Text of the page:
(LONDON) — At least 134 people have been killed and another 979 have been wounded since May 10 as fighting intensifies between Sudan’s military and a powerful Sudanese paramilitary force in a major city of the country’s northwestern Darfur region, according to an international aid group.

Doctors Without Borders, also known by its French acronym MSF, said Sunday that the casualties were all recorded at a single hospital in el-Fasher, the provincial capital of Sudan’s North Darfur state. South Hospital is currently the last functioning medical center in North Darfur and only has around 10 days of supplies left, according to the aid group.

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MSF said one of its staff members was among those killed when shelling hit his home near el-Fasher’s main marketplace.

Civilians with a range of injuries are arriving in droves at South Hospital in el-Fasher, according to MSF.

“Some have gunshot wounds, some have been wounded by bomb fragments, and others have been wounded by shelling,” Claire Nicolet, MSF’s head of emergency programs, said in a statement last Tuesday.

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An estimated 505,000 people have been displaced from their homes in North Darfur since clashes escalated earlier this month between the official Sudanese Armed Forces (SAF) and the paramilitary Rapid Support Forces (RSF), according to the United Nations.

“Reports from el-Fasher in Sudan are terrible: deadly attacks on civilians, horrifying accounts of ethnic targeting, people too fearful of checkpoints to even flee,” U.N. High Commissioner of Refugees Filippo Grandi said in a statement last Thursday. “Deliberate violence on civilians must stop.”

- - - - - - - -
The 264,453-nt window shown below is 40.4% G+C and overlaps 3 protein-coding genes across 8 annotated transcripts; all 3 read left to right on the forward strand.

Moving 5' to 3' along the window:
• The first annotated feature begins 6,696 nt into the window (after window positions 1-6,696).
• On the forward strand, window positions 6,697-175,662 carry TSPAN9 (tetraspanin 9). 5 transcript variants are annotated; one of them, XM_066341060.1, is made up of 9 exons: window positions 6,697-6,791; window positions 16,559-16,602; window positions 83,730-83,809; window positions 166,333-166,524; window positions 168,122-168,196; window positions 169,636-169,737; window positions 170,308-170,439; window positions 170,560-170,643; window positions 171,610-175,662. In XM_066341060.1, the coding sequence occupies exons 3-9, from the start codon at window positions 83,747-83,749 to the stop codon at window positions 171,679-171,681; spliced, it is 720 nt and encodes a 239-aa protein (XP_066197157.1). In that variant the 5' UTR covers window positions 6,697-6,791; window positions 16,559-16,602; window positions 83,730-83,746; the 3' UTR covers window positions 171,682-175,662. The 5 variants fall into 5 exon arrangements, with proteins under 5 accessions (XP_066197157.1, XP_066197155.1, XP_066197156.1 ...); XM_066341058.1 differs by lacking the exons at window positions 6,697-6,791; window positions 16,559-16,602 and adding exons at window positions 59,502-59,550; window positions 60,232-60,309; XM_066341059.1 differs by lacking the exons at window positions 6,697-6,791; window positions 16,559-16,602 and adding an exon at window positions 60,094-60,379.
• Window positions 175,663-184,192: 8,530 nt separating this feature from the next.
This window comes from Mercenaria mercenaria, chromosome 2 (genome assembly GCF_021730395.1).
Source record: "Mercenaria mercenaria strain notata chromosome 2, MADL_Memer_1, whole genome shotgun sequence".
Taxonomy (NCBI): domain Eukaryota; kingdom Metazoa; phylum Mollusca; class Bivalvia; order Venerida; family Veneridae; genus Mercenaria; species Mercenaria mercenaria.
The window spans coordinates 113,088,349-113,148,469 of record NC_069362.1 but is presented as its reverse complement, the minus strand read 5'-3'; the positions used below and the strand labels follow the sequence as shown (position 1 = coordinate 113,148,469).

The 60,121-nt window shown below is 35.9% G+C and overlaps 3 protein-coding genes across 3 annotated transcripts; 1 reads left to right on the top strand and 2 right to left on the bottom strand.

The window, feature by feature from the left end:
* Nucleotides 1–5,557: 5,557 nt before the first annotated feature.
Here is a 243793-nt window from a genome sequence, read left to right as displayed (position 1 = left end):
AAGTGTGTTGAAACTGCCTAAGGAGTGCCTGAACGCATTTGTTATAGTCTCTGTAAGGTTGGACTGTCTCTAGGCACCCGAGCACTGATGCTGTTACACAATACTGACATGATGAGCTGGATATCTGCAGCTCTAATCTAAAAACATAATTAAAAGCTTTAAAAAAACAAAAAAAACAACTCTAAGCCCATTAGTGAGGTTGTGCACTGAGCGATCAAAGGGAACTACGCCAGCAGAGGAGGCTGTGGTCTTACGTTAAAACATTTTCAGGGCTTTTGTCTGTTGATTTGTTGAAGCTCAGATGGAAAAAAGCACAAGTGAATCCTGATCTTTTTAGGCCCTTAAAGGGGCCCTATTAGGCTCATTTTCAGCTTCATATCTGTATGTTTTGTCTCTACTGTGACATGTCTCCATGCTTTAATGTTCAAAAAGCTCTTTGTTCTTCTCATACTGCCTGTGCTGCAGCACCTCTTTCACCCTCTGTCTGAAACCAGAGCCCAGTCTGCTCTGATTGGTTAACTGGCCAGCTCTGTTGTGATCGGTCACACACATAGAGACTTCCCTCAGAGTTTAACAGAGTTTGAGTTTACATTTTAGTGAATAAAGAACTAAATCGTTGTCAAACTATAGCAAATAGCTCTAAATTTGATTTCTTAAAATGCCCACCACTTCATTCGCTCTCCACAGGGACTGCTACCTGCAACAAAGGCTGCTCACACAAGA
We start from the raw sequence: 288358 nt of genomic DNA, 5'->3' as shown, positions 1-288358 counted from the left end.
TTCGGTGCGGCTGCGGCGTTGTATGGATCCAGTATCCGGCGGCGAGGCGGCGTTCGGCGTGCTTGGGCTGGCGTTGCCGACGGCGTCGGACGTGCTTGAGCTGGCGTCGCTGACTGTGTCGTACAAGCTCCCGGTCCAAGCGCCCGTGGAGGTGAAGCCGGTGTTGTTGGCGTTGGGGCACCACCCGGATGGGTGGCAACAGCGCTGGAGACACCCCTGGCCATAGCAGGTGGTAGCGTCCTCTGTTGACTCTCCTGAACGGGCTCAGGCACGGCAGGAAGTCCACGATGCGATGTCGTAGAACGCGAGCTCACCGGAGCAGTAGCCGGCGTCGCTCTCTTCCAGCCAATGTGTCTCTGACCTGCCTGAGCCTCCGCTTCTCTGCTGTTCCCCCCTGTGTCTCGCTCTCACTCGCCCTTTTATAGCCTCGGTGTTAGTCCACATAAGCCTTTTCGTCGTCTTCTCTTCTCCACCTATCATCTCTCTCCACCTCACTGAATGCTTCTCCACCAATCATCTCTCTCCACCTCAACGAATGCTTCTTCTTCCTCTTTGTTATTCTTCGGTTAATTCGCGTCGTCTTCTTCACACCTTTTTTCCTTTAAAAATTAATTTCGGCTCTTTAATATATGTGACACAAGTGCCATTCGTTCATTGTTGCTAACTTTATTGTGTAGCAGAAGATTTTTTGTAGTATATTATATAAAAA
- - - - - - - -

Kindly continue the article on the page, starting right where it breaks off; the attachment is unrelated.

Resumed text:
A report released last week by the Yale School of Public Health’s Humanitarian Research Lab found “significant new conflict–related damage to the northeastern, eastern, and southeastern neighborhoods” from May 14 to May 20, as RSF forces gained control in “several directions.”

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The SAF and the RSF, as well as their allied militias, have been locked in a bitter battle for control of the resource-rich North African nation since April 2023. The fighting first erupted on the streets of Sudan’s densely populated capital, Khartoum, before spreading elsewhere across the country.

El-Fasher is the last major city in Darfur still in the hands of the SAF. The besieged city is a key humanitarian hub and “safe haven” to an estimated 800,000 people, according to the U.N.

U.N. Secretary-General Antonio Guterres said last Thursday that hostilities have entered an “alarming new chapter” with the humanitarian situation “rapidly deteriorating.”

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During last Friday’s U.N. Security Council meeting on the situation in Sudan, U.S. Ambassador to the U.N. Linda Thomas-Greenfield warned that “history is repeating itself” and “there is no time to waste,” citing the RSF’s tightened siege on el-Fasher and the SAF’s continued obstruction of aid.

“The people of Sudan have endured immense suffering at the hands of the warring parties who continue to plunge the country into a spiral of death and despair,” Thomas-Greenfield said. “Five million Sudanese are on the brink of famine, and tens of millions more are in desperate need of food.”

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